This week we are finishing off the book of Ruth. Spend a few minutes recapping what happened in chapters 1&2.
Read Ruth chapter 3
What is Naomi's strategy to convince Boaz to marry Ruth? What do you think or feel about this way of doing things? 
What do you think of Boaz's response to all this? What do you imagine motivated him to say yes to Ruth's proposal?
Boaz must now go and negotiate with the primary goel, or kinsman - Elimelek's nearest living male relative. This unnamed man has the first claim on Elimelek's land, which currently belongs to Naomi. He can buy for a price; but as goel he is also duty-bound to provide for Naomi's family and Elimelek's name, to marry Ruth and perpetuate the family line of Elimelek.
Read Ruth chapter 4
Legally, Ruth's future son would inherit the land from his father Mahlon and grandfather Elimelek when he came of age - meaning the goel would have to buy the land now only to lose it later, as well as financially support both Naomi and Ruth and any children Ruth has going forward. This is not something the other man is willing to do - but Boaz is.
What do you think of Boaz? To what extent is he simply doing what is his 'duty', and to what extent is he going above and beyond out of generosity and love?
The women of the town suggest the name 'Obed' for Ruth's son. The name means 'servant' - why do you think they chose this name? (Perhaps consider who the 'servant' is in the story...)
Reread the words of the elders in verses 11-12. What do these words of blessing mean? Why does Ruth remind them of Rachel and Leah and Tamar? How does this prayer get answered?
At the end of Ruth, we discover that 'Ruth the Moabite' was in fact King David's Great-Grandmother. What does it say about God that He would include this story, about these people, in the bible - and that the Messiah Jesus would one day be born to this same family as a descendant of David?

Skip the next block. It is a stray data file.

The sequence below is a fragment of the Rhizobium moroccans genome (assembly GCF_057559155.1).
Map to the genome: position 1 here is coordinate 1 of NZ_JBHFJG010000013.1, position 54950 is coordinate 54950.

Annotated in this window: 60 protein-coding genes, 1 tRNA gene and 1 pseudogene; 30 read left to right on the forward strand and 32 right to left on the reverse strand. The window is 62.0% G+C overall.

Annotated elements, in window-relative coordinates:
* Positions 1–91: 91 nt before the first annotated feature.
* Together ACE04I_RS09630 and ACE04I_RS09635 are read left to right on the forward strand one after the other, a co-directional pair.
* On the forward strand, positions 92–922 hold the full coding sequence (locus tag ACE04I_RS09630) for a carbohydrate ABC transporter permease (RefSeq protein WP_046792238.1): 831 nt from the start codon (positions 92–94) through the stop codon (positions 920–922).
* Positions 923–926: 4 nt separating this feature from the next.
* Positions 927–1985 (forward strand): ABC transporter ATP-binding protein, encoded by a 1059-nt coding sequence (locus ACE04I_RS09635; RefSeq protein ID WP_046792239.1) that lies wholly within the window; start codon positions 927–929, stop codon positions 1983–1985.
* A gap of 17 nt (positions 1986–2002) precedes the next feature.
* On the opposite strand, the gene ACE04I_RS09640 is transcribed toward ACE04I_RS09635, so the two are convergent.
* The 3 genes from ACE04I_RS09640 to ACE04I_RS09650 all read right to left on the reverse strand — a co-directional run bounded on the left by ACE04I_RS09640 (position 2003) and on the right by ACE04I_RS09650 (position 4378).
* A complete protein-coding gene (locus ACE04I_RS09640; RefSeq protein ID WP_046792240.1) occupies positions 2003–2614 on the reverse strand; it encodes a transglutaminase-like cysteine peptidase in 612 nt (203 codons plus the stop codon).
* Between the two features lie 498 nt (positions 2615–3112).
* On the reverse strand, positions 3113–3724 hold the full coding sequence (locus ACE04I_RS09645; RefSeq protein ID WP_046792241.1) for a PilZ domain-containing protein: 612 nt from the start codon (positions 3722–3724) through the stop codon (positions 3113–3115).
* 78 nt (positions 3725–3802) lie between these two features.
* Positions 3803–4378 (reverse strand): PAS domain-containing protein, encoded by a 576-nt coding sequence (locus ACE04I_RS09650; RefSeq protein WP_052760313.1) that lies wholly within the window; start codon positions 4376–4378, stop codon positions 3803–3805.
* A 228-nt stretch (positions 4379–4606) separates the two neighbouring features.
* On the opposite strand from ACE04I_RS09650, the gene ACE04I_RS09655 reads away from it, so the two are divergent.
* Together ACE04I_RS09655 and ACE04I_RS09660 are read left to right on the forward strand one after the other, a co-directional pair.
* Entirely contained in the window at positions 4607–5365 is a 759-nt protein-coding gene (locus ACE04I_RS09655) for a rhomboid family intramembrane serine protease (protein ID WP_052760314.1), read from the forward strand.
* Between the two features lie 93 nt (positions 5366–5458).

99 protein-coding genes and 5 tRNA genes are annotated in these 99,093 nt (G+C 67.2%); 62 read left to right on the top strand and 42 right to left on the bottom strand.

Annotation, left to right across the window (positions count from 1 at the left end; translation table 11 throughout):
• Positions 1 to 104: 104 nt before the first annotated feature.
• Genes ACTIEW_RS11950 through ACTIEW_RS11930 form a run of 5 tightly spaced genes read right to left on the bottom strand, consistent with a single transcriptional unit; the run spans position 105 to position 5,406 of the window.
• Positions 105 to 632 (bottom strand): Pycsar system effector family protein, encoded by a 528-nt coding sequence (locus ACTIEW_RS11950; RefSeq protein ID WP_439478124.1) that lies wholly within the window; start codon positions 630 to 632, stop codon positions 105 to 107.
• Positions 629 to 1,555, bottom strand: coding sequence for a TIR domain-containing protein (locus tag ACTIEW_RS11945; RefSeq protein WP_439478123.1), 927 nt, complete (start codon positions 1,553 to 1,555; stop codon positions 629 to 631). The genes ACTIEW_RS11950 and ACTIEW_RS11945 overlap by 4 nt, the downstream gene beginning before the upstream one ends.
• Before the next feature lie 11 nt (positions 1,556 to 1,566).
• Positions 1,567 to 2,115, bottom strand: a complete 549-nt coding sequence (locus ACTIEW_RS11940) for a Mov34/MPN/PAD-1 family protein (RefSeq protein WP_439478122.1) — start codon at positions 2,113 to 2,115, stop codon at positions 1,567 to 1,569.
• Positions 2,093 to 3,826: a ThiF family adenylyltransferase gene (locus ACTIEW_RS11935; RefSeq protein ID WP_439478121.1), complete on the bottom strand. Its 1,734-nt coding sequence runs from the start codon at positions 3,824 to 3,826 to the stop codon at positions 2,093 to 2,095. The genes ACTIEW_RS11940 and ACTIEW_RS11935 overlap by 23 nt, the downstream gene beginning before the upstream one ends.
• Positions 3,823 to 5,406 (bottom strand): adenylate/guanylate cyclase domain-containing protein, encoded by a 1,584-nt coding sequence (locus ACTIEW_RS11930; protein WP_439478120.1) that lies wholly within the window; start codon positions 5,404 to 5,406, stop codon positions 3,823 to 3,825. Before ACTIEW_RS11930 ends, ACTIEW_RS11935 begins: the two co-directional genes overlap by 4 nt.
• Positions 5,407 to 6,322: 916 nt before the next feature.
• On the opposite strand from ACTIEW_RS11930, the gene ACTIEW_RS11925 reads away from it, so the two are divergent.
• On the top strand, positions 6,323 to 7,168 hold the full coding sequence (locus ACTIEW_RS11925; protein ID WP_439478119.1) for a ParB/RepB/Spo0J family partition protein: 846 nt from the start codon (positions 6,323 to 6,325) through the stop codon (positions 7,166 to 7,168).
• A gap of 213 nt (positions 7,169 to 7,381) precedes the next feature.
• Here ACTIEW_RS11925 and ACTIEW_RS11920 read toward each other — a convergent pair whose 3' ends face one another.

Spend some time in prayer and reflection - especially reflect on the ways that Boaz loved Ruth and Naomi, and that this story reminds us of Jesus, in his love, care and compassion for us.
 Commentators agree that Naomi's plan was an unusual way for a woman to ask a man to marry her! But in the context of these two widows, Naomi's plan must have been necessary. Leon Morris writes:
The context makes it clear that this describes a way whereby Ruth signified to Boaz her desire to marry him. Ordinary methods of approach were no doubt difficult and this provided a suitable medium. But why it should be done in this way we do not know. Nor do we know whether this was a widely practised custom or not. It is not attested other than here. Lattey thinks that "the action in itself is symbolic, suggesting that the mantle should cover Ruth as well, and thus preparing the way for her words in 3:9. To throw the mantle over a woman would be to claim her for wife." In view of the widespread use of garments in a symbolic fashion now known to have been common at the time, this may well be the explanation. The narrator uses the utmost delicacy, but it is clear that Naomi’s plan was not without its dangers. The fact that she was prepared to urge this course on Ruth is the measure of her trust in both the participants. All the more is this the case since in the Ancient Near East immoral practices at harvest-times were by no means uncommon, and, indeed, appear to have been encouraged by the fertility rites practised in some religions.